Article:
As much as I love the city and all its urban goodness, I have an immense longing to explore the natural world. I dream of someday photographing the untouched natural beauty of places like Guyana, Borneo (what's left of it), and the Patagonia ice fields. But a new location caught my attention a few days ago, when I came across this article on Dark Roasted Blend.
The fact that I can barely find any suitable photographs of the Darién Gap for this post is a good indicator of its remoteness. The Darién Gap is a 160km long by 50km wide area of undeveloped land separating Panama from Columbia. It is a geological barrier between Central and South America, and is a land entirely devoid of roads. Because it is the only way to pass between the two Americas by land, the Darién Gap serves as the single missing link in the Pan-American Highway. Because of environmental and disease-related concerns, government attempts at completing this last stretch of highway have failed time and time again. Thus, transcontinental journeys have been forced to use four-wheel-drive trucks and similar vehicles to complete their passage.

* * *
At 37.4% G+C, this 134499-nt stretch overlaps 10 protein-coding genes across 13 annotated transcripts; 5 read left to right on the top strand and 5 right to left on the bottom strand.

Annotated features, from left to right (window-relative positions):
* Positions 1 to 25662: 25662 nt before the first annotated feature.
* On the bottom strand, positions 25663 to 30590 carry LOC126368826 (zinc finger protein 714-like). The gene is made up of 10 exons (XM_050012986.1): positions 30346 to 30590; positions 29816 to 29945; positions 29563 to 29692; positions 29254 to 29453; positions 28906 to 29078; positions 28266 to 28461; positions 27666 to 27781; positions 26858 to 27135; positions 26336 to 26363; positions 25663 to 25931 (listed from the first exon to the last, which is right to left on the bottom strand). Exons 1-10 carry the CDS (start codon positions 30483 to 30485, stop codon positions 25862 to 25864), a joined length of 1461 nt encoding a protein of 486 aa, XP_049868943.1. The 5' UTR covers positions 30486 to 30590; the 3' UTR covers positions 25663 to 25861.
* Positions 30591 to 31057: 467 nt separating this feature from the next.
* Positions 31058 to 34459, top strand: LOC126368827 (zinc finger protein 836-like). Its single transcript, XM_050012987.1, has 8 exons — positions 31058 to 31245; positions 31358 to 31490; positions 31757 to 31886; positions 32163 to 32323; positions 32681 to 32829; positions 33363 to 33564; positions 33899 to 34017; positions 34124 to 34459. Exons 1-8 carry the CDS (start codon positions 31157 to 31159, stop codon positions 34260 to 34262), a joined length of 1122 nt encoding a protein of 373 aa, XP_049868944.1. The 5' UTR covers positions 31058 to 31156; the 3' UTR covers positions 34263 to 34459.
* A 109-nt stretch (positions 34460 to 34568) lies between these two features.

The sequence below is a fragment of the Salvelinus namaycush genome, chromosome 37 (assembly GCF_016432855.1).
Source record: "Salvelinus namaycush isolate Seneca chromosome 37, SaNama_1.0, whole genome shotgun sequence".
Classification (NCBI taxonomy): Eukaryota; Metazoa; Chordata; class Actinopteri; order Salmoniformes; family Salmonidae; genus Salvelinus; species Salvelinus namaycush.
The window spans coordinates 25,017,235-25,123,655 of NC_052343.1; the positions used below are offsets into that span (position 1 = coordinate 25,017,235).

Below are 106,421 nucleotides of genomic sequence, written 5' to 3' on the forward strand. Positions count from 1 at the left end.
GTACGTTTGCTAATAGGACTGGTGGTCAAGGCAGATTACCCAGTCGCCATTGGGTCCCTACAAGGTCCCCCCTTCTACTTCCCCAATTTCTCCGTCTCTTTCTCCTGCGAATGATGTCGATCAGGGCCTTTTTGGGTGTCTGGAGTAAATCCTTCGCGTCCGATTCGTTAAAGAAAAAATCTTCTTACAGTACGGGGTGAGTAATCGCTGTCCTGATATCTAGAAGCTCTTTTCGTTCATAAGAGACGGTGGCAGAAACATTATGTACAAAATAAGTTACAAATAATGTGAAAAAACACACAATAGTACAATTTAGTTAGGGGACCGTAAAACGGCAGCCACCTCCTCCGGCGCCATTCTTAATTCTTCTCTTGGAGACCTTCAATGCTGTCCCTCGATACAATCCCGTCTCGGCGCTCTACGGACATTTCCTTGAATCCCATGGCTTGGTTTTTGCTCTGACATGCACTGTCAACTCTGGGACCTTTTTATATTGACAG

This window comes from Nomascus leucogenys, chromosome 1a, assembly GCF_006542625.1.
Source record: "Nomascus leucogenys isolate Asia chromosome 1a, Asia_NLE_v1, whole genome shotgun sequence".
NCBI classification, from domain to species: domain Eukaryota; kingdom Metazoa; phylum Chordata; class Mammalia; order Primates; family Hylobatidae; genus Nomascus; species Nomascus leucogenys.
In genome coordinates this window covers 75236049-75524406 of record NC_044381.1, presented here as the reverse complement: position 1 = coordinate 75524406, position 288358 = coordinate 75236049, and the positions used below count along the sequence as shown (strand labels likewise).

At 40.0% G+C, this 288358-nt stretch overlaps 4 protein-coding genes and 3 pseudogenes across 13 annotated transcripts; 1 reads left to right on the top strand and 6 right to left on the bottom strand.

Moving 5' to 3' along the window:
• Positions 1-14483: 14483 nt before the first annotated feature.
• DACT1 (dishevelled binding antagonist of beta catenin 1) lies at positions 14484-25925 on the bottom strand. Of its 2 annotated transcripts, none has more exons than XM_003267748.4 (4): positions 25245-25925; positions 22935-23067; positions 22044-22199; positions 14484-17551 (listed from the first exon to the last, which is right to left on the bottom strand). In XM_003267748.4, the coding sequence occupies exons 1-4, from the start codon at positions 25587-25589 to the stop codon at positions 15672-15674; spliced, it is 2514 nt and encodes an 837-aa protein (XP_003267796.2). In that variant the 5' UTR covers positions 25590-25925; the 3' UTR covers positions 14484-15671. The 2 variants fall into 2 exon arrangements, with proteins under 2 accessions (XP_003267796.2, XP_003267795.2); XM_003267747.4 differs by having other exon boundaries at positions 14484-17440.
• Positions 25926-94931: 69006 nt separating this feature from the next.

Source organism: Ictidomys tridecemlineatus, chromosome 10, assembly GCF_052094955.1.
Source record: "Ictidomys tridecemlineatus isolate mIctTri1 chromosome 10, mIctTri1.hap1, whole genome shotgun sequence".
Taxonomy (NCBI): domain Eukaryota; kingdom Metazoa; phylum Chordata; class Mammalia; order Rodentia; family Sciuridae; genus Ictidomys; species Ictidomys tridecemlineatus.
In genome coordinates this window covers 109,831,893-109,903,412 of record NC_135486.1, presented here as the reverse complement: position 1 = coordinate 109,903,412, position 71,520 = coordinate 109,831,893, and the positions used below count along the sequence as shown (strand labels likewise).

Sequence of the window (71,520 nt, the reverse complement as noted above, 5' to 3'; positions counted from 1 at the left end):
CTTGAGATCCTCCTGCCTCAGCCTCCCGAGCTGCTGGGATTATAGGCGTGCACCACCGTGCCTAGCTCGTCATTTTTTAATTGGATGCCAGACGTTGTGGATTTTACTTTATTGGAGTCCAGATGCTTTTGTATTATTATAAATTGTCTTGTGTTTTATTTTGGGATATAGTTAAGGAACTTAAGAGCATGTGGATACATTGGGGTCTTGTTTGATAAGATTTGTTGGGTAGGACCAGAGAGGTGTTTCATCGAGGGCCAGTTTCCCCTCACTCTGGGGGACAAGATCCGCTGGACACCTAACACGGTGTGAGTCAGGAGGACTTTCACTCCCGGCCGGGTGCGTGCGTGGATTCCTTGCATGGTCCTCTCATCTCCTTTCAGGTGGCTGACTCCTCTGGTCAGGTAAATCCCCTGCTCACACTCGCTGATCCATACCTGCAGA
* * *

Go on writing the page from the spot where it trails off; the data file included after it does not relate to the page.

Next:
Though the gap itself lacks any roadways, life still exists within its boundaries. The Embera-Wounaan and Kuna Indians live within the region, often traveling by dugout canoe. Geographically speaking, the gap is divided. On the Colombian side, a flat marshland and swampland dominates the scene. Panama's share, however, is a lush and green mountainous rain forest. At one time, the gap's forests had immense cedrela and mahogany cover, but logging efforts have all but removed these trees.
It is the prospect of largely undeveloped geographical contrasts that draws me to this region, but because of external conflicts, I doubt I will ever be able to experience the gap's offerings. Kidnappings are common in the region due to the heavy presence of three Colombian rebel groups. Travelers and explorers, if lucky, are released within a reasonable amount of time. But ten documented murders of U.S. citizens exist, which is enough to deter me for now.